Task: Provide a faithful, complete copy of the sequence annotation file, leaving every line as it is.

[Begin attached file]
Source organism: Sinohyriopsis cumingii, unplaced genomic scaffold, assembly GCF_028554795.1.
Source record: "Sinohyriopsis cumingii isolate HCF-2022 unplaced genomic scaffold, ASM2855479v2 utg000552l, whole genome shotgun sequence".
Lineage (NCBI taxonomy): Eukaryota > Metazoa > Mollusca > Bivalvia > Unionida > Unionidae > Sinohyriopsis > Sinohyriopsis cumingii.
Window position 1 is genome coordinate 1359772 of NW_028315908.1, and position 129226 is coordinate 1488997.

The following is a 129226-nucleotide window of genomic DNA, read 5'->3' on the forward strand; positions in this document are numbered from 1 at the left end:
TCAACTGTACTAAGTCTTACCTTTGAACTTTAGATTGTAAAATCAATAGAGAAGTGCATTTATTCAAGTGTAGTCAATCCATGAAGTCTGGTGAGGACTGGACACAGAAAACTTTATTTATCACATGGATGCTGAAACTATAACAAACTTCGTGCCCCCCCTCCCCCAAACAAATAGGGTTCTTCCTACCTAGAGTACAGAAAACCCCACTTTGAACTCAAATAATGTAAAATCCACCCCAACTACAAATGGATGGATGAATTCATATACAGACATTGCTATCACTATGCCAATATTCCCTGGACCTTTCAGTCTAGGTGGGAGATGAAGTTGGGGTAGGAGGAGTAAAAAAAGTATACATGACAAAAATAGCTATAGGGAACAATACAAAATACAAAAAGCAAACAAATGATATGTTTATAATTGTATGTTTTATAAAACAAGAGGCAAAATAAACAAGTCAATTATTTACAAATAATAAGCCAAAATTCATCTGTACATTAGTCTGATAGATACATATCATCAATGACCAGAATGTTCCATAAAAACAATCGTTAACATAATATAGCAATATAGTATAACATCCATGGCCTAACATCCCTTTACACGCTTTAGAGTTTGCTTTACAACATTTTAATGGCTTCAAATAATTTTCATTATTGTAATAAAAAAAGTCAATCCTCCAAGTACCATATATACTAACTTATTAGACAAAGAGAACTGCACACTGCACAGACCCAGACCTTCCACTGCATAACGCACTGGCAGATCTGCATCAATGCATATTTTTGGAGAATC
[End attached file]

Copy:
Source organism: Sinohyriopsis cumingii, unplaced genomic scaffold, assembly GCF_028554795.1.
Source record: "Sinohyriopsis cumingii isolate HCF-2022 unplaced genomic scaffold, ASM2855479v2 utg000552l, whole genome shotgun sequence".
Lineage (NCBI taxonomy): Eukaryota > Metazoa > Mollusca > Bivalvia > Unionida > Unionidae > Sinohyriopsis > Sinohyriopsis cumingii.
Window position 1 is genome coordinate 1359772 of NW_028315908.1, and position 129226 is coordinate 1488997.

The following is a 129226-nucleotide window of genomic DNA, read 5'->3' on the forward strand; positions in this document are numbered from 1 at the left end:
TCAACTGTACTAAGTCTTACCTTTGAACTTTAGATTGTAAAATCAATAGAGAAGTGCATTTATTCAAGTGTAGTCAATCCATGAAGTCTGGTGAGGACTGGACACAGAAAACTTTATTTATCACATGGATGCTGAAACTATAACAAACTTCGTGCCCCCCCTCCCCCAAACAAATAGGGTTCTTCCTACCTAGAGTACAGAAAACCCCACTTTGAACTCAAATAATGTAAAATCCACCCCAACTACAAATGGATGGATGAATTCATATACAGACATTGCTATCACTATGCCAATATTCCCTGGACCTTTCAGTCTAGGTGGGAGATGAAGTTGGGGTAGGAGGAGTAAAAAAAGTATACATGACAAAAATAGCTATAGGGAACAATACAAAATACAAAAAGCAAACAAATGATATGTTTATAATTGTATGTTTTATAAAACAAGAGGCAAAATAAACAAGTCAATTATTTACAAATAATAAGCCAAAATTCATCTGTACATTAGTCTGATAGATACATATCATCAATGACCAGAATGTTCCATAAAAACAATCGTTAACATAATATAGCAATATAGTATAACATCCATGGCCTAACATCCCTTTACACGCTTTAGAGTTTGCTTTACAACATTTTAATGGCTTCAAATAATTTTCATTATTGTAATAAAAAAAGTCAATCCTCCAAGTACCATATATACTAACTTATTAGACAAAGAGAACTGCACACTGCACAGACCCAGACCTTCCACTGCATAACGCACTGGCAGATCTGCATCAATGCATATTTTTGGAGAATC